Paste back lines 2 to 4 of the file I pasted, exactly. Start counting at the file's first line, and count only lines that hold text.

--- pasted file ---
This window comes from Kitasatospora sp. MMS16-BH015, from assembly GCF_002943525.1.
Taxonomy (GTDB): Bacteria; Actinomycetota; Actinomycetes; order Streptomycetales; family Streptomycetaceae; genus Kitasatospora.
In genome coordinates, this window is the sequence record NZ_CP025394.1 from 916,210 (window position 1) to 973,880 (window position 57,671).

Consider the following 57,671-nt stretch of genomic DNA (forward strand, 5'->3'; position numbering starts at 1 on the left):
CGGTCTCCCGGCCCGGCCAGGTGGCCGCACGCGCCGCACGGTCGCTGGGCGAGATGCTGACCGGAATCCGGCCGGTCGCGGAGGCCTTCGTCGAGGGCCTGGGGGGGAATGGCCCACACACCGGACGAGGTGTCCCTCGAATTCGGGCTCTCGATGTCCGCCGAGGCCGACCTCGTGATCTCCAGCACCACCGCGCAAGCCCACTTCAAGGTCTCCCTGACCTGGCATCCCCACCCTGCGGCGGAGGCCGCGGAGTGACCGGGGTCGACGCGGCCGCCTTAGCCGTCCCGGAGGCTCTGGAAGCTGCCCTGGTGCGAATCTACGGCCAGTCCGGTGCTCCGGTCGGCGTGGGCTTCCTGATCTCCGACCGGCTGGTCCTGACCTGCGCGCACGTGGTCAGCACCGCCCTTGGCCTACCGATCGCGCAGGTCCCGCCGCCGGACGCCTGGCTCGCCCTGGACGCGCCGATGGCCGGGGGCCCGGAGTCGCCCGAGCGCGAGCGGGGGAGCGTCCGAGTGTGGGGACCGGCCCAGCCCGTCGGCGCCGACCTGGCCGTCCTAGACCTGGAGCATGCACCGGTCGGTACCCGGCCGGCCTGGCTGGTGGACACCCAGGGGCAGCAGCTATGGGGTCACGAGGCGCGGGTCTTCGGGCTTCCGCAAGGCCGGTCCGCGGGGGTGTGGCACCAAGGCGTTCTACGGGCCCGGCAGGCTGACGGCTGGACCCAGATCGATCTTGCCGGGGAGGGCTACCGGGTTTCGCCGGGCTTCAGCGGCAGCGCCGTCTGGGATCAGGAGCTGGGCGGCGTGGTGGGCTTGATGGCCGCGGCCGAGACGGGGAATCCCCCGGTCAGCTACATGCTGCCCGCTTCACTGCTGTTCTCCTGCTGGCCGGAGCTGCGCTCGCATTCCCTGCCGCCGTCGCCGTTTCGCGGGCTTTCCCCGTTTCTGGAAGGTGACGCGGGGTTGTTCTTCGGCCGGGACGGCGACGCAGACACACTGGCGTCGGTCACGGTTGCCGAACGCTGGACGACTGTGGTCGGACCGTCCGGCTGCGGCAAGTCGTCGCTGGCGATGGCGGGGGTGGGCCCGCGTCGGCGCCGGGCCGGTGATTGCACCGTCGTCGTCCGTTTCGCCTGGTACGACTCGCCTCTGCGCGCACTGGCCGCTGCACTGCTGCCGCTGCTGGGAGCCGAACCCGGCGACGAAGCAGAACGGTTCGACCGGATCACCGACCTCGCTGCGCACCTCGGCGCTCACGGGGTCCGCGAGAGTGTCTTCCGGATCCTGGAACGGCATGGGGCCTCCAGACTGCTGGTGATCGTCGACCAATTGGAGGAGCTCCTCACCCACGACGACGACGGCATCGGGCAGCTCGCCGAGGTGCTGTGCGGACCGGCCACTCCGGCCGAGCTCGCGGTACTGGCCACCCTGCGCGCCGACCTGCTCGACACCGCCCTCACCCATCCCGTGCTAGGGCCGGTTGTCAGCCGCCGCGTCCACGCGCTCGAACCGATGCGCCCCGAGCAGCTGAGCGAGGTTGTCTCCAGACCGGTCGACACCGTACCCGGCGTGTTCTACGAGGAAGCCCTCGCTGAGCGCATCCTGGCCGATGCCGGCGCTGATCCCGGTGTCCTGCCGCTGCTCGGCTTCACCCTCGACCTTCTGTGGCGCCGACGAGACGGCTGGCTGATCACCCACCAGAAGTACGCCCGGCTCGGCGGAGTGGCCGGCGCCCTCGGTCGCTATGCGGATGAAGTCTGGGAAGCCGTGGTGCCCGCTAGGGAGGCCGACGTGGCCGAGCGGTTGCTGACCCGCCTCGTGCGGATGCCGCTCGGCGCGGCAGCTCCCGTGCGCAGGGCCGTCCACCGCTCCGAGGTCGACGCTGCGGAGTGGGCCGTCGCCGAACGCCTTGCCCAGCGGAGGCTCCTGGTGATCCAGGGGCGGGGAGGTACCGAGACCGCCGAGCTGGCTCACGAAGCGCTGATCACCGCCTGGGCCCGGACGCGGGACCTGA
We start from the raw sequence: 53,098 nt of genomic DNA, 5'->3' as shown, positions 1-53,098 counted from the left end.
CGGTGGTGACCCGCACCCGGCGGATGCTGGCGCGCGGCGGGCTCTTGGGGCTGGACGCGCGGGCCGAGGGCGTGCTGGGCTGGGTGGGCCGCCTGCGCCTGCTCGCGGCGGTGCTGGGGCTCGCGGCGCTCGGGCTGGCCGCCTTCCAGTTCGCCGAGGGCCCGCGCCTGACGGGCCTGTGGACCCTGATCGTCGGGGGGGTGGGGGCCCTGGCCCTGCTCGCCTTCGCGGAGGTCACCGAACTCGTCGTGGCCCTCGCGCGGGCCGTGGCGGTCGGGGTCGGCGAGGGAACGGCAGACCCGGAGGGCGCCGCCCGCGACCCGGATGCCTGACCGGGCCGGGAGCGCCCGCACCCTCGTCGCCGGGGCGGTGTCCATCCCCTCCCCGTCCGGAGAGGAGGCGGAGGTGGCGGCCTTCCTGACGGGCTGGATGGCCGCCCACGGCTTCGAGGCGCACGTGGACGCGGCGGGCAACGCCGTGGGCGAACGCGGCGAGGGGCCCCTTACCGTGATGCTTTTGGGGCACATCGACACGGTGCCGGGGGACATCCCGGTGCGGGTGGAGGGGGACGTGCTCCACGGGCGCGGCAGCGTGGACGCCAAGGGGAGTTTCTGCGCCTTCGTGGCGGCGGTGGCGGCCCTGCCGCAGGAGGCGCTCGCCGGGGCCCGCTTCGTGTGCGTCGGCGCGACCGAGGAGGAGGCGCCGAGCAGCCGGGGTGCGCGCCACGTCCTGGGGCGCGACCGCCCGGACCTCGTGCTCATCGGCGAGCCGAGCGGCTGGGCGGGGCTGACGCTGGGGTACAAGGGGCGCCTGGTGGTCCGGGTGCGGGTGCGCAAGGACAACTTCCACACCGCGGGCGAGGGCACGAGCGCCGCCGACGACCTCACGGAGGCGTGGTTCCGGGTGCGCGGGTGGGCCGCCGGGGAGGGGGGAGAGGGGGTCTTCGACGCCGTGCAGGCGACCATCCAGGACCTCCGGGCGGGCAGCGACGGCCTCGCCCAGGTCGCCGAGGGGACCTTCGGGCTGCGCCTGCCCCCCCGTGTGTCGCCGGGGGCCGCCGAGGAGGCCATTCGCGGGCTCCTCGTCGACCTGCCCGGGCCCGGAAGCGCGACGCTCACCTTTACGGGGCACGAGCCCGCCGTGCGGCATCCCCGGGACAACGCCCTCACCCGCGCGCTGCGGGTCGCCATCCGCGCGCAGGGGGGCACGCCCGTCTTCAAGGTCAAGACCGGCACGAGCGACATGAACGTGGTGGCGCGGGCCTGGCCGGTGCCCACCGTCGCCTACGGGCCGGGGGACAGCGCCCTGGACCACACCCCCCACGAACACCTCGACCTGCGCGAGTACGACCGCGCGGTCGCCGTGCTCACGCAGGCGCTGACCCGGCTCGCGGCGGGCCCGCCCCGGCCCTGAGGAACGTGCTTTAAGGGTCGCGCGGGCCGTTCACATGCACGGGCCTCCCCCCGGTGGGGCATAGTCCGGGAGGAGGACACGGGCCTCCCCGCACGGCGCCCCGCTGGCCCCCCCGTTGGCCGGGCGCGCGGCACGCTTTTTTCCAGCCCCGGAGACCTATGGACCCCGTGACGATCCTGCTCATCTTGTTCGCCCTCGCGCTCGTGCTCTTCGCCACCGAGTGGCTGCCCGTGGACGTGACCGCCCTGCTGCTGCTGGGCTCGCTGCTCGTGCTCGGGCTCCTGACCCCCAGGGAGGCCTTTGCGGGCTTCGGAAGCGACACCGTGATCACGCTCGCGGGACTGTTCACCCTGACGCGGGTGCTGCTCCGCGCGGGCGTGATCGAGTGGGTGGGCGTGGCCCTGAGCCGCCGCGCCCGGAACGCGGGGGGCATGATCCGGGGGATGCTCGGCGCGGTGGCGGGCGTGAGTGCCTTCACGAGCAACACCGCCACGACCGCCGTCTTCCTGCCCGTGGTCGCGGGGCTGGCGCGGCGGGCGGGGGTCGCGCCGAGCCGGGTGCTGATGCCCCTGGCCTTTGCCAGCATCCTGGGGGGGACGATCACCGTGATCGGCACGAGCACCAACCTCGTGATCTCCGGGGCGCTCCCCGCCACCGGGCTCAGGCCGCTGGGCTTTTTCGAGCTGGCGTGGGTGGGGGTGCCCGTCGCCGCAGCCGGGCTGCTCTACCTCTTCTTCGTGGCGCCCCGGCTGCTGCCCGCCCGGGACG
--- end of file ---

Taxonomy (GTDB): Bacteria; Actinomycetota; Actinomycetes; order Streptomycetales; family Streptomycetaceae; genus Kitasatospora.
In genome coordinates, this window is the sequence record NZ_CP025394.1 from 916,210 (window position 1) to 973,880 (window position 57,671).

Consider the following 57,671-nt stretch of genomic DNA (forward strand, 5'->3'; position numbering starts at 1 on the left):